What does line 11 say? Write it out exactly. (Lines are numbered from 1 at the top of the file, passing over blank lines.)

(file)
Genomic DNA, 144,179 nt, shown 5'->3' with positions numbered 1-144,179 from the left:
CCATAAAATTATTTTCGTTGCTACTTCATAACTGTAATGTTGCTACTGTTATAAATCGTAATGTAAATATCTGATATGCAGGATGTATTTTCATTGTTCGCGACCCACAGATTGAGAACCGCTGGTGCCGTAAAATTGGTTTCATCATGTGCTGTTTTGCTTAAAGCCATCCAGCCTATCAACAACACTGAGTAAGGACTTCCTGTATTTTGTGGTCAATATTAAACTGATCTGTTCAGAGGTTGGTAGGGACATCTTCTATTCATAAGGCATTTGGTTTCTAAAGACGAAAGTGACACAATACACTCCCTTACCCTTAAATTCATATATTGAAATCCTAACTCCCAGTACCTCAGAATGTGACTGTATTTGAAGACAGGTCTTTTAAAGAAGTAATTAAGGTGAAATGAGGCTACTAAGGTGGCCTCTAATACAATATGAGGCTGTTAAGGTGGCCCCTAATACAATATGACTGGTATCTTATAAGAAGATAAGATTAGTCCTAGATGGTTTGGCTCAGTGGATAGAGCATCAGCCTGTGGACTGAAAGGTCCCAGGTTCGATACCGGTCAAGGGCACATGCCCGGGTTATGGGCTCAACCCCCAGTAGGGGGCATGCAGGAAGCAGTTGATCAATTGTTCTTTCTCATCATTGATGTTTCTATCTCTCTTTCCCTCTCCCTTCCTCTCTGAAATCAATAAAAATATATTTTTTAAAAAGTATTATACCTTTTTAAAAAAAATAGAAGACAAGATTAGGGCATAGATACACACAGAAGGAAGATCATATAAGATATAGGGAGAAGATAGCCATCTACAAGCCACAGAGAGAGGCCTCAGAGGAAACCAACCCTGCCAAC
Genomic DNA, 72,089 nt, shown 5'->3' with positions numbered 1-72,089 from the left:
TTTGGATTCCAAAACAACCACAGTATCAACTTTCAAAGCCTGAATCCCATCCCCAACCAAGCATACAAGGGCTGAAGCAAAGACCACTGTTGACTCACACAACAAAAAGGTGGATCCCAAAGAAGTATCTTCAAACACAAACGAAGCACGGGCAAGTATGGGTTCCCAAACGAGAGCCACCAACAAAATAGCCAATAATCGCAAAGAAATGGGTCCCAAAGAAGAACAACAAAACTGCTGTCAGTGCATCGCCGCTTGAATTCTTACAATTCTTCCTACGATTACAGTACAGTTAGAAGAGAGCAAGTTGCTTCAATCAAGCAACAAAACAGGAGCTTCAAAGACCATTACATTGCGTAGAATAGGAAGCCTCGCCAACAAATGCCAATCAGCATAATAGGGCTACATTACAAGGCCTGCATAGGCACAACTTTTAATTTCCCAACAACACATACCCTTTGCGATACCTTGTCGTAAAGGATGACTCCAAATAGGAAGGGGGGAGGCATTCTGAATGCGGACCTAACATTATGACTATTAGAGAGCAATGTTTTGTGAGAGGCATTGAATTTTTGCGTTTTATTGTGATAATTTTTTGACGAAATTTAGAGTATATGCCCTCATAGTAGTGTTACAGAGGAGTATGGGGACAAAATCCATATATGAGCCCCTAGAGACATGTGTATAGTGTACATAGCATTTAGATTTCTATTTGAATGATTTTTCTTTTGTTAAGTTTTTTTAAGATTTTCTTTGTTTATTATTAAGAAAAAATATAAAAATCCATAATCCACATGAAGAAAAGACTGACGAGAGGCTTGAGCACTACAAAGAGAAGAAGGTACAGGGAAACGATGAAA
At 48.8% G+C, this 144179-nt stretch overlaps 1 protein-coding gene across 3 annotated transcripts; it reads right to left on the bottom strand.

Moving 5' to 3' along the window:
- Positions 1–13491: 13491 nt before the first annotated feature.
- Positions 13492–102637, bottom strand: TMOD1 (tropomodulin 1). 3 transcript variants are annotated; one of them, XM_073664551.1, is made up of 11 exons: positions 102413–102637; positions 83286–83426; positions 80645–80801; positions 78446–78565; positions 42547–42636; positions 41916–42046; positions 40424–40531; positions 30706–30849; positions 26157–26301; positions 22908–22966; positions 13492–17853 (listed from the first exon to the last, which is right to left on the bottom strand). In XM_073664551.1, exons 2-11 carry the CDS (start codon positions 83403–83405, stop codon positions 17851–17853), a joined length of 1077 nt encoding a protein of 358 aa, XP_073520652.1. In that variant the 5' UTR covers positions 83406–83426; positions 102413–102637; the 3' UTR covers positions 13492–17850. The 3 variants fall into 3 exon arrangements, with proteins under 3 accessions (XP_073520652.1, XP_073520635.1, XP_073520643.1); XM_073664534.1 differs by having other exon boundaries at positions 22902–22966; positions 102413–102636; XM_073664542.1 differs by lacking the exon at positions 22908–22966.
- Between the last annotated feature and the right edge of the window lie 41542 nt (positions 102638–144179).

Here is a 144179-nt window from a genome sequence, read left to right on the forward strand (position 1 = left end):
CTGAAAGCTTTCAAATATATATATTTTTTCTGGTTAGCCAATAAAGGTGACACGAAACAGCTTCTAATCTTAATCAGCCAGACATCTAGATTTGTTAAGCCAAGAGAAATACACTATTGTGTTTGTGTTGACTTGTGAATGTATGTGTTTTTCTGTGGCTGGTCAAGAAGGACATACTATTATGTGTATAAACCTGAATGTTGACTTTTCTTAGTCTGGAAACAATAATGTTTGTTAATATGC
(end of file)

CTGAAAGCTTTCAAATATATATATTTTTTCTGGTTAGCCAATAAAGGTGACACGAAACAGCTTCTAATCTTAATCAGCCAGACATCTAGATTTGTTAAGCCAAGAGAAATACACTATTGTGTTTGTGTTGACTTGTGAATGTATGTGTTTTTCTGTGGCTGGTCAAGAAGGACATACTATTATGTGTATAAACCTGAATGTTGACTTTTCTTAGTCTGGAAACAATAATGTTTGTTAATATGC